As for mounting, I did some experimenting and I'm very happy with what I came up with. I went and bought some 2x3" adhesive velcro patches, placed the fuzzy side on the back of the helmet-cam holster, and trimmed it around the edges. Then I temporarily duct-taped the other velcro part to the left side of my helmet and did some urban assault to get the aim dialled. Once I got the aim perfect, I removed the duct tape and sticky-backing, adhering the velcro directly to the helmet. Now when I want to put the camera on, all I need to do is line the holster up with the velcro edge on teh helmet and the aim is perfect. I usually aim the camera down 1-2 degrees for FR trails, and up 1-2d for XC riding- again, having that velcro lined up perfectly gives me a perfect reference point so I know the aim will be good. There's other reasons going through all this work was worth it- I can switch from my XC helmet to full-face, or remove the helmet-cam for portions of the ride, and the aim is always dead-on. Also I can rotate the camer 180d so it faces backwards to film the rider behind me, and again the aim is spot-on. On my XC lid, I also run a velcro-strap through the vents and around the camera, this reduces camera-shake.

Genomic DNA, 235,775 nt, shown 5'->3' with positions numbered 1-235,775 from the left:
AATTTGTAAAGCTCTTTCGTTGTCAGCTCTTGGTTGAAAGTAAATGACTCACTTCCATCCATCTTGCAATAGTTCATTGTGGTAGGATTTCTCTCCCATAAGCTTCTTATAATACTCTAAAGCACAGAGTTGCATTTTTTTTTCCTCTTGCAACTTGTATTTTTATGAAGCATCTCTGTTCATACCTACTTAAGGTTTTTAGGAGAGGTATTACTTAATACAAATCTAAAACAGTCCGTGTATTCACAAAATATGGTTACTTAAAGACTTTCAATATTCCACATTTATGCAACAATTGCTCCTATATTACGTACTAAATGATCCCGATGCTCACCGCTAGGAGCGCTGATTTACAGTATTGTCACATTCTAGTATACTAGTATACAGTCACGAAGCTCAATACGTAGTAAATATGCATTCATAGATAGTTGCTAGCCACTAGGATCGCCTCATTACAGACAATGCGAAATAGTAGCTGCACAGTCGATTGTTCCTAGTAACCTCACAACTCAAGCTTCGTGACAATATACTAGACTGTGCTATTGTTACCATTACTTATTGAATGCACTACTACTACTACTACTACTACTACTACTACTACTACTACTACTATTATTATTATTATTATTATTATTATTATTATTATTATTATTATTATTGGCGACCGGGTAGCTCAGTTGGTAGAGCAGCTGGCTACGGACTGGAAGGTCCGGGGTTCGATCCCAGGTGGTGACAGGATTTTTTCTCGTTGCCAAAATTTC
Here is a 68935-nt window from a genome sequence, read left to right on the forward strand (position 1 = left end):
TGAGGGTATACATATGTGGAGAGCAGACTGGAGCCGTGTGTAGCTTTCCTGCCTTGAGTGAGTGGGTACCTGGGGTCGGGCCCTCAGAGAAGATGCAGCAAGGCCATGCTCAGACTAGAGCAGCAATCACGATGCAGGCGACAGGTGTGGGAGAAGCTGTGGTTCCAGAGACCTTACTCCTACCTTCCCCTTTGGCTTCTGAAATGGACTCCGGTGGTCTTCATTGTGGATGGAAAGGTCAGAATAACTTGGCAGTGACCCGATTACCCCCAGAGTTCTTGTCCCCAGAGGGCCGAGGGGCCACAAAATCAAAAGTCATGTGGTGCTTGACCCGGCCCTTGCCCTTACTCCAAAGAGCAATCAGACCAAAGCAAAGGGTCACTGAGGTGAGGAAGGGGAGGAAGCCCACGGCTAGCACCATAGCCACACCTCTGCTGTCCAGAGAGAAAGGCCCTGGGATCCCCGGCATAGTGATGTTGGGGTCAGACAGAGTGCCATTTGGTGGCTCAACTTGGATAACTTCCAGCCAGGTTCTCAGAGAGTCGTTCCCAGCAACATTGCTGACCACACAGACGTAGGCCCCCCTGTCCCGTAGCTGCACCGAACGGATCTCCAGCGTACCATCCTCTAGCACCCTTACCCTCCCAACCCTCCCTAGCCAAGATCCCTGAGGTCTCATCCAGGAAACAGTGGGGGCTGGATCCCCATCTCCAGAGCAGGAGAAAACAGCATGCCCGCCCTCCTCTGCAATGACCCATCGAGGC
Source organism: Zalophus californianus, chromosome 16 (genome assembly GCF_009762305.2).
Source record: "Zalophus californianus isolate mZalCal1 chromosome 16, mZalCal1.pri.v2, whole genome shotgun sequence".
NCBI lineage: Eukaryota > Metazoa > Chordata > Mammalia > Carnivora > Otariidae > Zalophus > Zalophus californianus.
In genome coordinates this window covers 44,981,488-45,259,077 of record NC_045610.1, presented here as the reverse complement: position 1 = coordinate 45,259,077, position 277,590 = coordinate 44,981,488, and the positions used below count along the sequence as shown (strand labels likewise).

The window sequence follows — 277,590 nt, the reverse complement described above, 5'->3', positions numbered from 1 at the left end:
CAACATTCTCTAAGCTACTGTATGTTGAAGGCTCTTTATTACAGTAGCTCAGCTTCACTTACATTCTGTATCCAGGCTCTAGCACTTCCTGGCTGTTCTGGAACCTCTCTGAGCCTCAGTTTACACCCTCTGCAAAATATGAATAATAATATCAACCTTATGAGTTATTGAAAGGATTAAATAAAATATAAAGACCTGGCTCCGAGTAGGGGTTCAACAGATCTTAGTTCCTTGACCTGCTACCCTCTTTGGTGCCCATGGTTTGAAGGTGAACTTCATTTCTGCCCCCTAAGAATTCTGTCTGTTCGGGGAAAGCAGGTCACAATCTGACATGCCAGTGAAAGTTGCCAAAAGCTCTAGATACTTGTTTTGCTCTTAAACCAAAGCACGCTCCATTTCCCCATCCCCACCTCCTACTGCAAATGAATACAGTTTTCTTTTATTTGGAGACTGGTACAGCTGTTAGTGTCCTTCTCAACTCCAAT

I keep the remote button lower on my strap so I can see the red light, that way I know everything's working... otherwise it sounds like we are mounting them the same....

    I can take some pictures if you like....



    Quote Originally Posted by Socal-Stumpjumper
    FM,
    Nice clips you have posted. Well, I'm just getting started and my first few takes were mostly adjusting camera position, etc. I was also playing with editing software and figuring out the final product. I've been using sports mode but think I'll try high-speed shutter mode next. I use the highest res. and super fine quality. I have been trying to adjust the white balance because the sun is so bright here, things tend to get washed out a little.
    Are you mounting it on the top or side of your helmet? I've got it mounted on top, but you have to rotate the camera to keep things right side up....
    I keep my camera clipped and strapped to my camelback shoulder strap on my left side. I then route the remote cam cable through the vents in my helmet and clip the lanc button to my chin strap. So far, that seems to work great and it doesn't get in the way at all.
    Last edited by FM; 08-23-2005 at 10:26 AM.